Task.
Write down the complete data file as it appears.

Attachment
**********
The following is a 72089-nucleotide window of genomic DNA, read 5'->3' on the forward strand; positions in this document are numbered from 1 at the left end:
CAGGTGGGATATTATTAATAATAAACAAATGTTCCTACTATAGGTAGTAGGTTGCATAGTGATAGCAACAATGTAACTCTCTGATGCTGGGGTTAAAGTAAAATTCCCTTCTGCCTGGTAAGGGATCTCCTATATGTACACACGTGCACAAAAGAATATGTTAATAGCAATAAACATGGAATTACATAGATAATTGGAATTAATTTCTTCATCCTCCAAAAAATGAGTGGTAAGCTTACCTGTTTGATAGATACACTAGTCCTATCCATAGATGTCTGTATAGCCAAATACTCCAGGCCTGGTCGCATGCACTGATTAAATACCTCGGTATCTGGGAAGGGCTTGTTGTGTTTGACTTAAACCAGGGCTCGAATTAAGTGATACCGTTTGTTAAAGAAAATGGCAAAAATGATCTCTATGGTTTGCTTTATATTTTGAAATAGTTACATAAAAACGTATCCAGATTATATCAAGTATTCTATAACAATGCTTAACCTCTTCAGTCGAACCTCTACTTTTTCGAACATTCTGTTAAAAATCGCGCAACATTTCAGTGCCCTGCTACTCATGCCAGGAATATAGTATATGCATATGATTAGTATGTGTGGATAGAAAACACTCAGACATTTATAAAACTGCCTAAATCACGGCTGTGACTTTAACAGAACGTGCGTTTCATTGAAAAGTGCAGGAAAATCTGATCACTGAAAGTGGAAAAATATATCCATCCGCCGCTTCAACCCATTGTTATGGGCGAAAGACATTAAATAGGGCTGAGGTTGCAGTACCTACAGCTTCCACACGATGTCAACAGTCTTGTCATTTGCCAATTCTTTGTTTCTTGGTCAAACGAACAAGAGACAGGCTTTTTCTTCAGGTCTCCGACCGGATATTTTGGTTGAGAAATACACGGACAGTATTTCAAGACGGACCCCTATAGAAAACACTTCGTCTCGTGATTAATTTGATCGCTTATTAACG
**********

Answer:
The following is a 72089-nucleotide window of genomic DNA, read 5'->3' on the forward strand; positions in this document are numbered from 1 at the left end:
CAGGTGGGATATTATTAATAATAAACAAATGTTCCTACTATAGGTAGTAGGTTGCATAGTGATAGCAACAATGTAACTCTCTGATGCTGGGGTTAAAGTAAAATTCCCTTCTGCCTGGTAAGGGATCTCCTATATGTACACACGTGCACAAAAGAATATGTTAATAGCAATAAACATGGAATTACATAGATAATTGGAATTAATTTCTTCATCCTCCAAAAAATGAGTGGTAAGCTTACCTGTTTGATAGATACACTAGTCCTATCCATAGATGTCTGTATAGCCAAATACTCCAGGCCTGGTCGCATGCACTGATTAAATACCTCGGTATCTGGGAAGGGCTTGTTGTGTTTGACTTAAACCAGGGCTCGAATTAAGTGATACCGTTTGTTAAAGAAAATGGCAAAAATGATCTCTATGGTTTGCTTTATATTTTGAAATAGTTACATAAAAACGTATCCAGATTATATCAAGTATTCTATAACAATGCTTAACCTCTTCAGTCGAACCTCTACTTTTTCGAACATTCTGTTAAAAATCGCGCAACATTTCAGTGCCCTGCTACTCATGCCAGGAATATAGTATATGCATATGATTAGTATGTGTGGATAGAAAACACTCAGACATTTATAAAACTGCCTAAATCACGGCTGTGACTTTAACAGAACGTGCGTTTCATTGAAAAGTGCAGGAAAATCTGATCACTGAAAGTGGAAAAATATATCCATCCGCCGCTTCAACCCATTGTTATGGGCGAAAGACATTAAATAGGGCTGAGGTTGCAGTACCTACAGCTTCCACACGATGTCAACAGTCTTGTCATTTGCCAATTCTTTGTTTCTTGGTCAAACGAACAAGAGACAGGCTTTTTCTTCAGGTCTCCGACCGGATATTTTGGTTGAGAAATACACGGACAGTATTTCAAGACGGACCCCTATAGAAAACACTTCGTCTCGTGATTAATTTGATCGCTTATTAACG